In the first look at the Pouce Coupe 2019-2023 operating budget at last Tuesday’s budget meeting, the areas of general government, environmental health, public health and welfare, and recreation will see a combined decrease of $35,887 — going from a budget of $1,111,438 in 2018 to $1,075,551 in the proposed budget.
This continues a downward trend in spending — in 2016, the Village budgeted $1,327,373 for the four categories.
“The important thing to highlight is that with all of these budget decreases, we’ve actually increased the amount of stuff we’re doing,” says CAO Chris Leggett.
The general government cost — administration, finance, town hall operations — sees the largest decrease going from $754,265 in 2018 to $712,423 in 2019.
Public health and welfare (animal control, bylaw and cemetery) also sees a decrease from $48,832 to $40,500.
Environmental health will, however, see an increase from $47,816 to $48,003 due to garbage truck repair estimates and union wage increases, and recreation will see a large increase of $14,100 to $274,625 due to additional Canada Day costs and museum operating costs.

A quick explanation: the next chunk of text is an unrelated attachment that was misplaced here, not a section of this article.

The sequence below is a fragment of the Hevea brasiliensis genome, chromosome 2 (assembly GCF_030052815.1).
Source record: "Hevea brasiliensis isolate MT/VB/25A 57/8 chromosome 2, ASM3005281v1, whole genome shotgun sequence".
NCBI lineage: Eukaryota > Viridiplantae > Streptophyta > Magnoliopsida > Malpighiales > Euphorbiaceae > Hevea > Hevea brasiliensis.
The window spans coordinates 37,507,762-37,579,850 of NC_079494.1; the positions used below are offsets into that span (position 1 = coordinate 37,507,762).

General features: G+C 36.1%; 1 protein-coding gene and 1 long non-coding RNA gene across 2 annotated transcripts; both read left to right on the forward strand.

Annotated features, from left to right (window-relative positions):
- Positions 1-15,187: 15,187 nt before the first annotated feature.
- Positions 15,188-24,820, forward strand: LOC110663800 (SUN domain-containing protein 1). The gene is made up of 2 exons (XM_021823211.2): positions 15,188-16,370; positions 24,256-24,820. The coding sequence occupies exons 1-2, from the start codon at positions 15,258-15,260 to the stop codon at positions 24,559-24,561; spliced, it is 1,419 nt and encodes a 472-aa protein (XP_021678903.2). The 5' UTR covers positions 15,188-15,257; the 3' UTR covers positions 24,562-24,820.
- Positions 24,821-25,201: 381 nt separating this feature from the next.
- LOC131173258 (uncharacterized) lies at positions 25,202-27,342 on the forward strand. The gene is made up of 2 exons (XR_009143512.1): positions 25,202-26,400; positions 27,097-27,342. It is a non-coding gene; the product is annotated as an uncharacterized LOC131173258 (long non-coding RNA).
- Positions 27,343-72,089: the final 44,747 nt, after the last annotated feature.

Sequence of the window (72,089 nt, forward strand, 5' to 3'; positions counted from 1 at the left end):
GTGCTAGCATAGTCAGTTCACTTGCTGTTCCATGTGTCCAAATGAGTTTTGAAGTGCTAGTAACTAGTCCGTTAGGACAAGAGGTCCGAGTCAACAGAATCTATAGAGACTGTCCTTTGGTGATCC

All except environmental health also saw decreases in the actual amount spent compared to what was budgeted in 2018. general government saw $69,385 saved in actual spending, public health $17,162, and recreation $16,303. Environmental health saw a $2,202 increase from the budgeted amount in 2018. (Using unaudited numbers).
Upon being asked by council about what the tax increase for 2019 might look like, Leggett said he would recommend an average increase of $2 or $3 per month per household as they have been doing in previous years, although the decision would be up to council.